On the day we visited, first-responders were practicing on a derailed rain, a simulated propane leak, and a fire at a mock oil refinery. General Dynamics, the manufacturer of the MUTT, is using Disaster City to test the robot in a variety of real-world conditions.

    David Martin is the facility's program director.

  • DAVID MARTIN, Texas A&M Engineering Extension Service:

    It can be utilized for transport of patients that are infected with Ebola. That would help, in that it would limit the exposure of people who would be coming in contact with the patient and would make it much easier for them to move patients around without having to suit up a number of people to transport that patient.


    Another potential weapon is the Xenex decontamination robot.


    And then it will start going up, so you're going to expose all of the high-touch surfaces.


    Already used in 300 hospitals, the robots use U.V. light to disinfect hospital rooms.

    Morris Miller, CEO of Xenex.


    You turn it on, you set it to run. All of a sudden, the top starts lifting up. That bulb starts pulsing as soon as it's visible. And it will go all the way up to 52 inches and then it comes back down. So it's exposing all of the surfaces in a hospital room, in an operating room to this intense xenon lamp.

    It will literally kill any virus or spore that we have ever seen.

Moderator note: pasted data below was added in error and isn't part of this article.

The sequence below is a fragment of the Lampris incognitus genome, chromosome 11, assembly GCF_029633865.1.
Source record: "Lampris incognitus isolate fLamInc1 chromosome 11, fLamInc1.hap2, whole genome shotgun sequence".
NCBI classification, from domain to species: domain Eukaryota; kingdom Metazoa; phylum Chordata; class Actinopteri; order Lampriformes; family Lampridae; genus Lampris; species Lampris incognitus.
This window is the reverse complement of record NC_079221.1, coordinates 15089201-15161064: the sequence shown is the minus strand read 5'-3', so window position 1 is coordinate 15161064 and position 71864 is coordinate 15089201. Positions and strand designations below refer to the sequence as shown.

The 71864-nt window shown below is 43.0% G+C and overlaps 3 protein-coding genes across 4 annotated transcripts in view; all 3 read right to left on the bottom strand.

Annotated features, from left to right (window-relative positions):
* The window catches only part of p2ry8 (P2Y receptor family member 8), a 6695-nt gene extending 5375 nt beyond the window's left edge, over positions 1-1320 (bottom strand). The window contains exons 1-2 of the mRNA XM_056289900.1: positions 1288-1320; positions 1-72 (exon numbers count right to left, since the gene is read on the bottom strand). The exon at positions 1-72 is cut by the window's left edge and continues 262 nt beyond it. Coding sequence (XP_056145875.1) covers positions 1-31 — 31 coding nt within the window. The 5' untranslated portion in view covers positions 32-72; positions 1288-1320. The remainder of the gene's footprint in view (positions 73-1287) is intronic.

Simple to use, the robots are usually operated by hospital cleaning crews in two five-minute sessions. One machine, which costs $100,000, can typically decontaminate up to 50 rooms a day.

    The Xenex robots had real-world testing with Ebola last fall. The machines were in use at the Dallas hospital where Eric Duncan was unsuccessfully treated for Ebola. The robots have also been used for two years at the University Health System in San Antonio.

    And Dr. Jason Bowling says the robots are part of an Ebola response plan that they have developed.

  • DR. JASON BOWLING, University Health System:

    With a patient with Ebola virus disease, at all times, we were aware of where that patient was located to minimize their movement and then to keep the surrounding areas clean and decontaminated.

    So, one of the things we wanted to do was use the Xenex machine to decontaminate those surrounding areas. Also, if the patient did need to be transported, for example, when they arrived, we were going to decontaminate areas through which the patient had passed, including the elevator.


    Earlier this month, a study published in "The American Journal of Infection Control" recommended that Xenex robots be used to disinfect the protective suits that health workers wear when treating Ebola patients.

    Robin Murphy says it's still likely to be six to eight months before robots of any kind are deployed to Africa. She concedes that with the number of Ebola cases dwindling, the need seems less urgent now, but she says all of the robotic work that's occurred in the last few months means they will be ready when the next infectious disease outbreak occurs.

    In College Station, Texas, I'm Mary Jo Brooks for the PBS NewsHour.

Listen to this Segment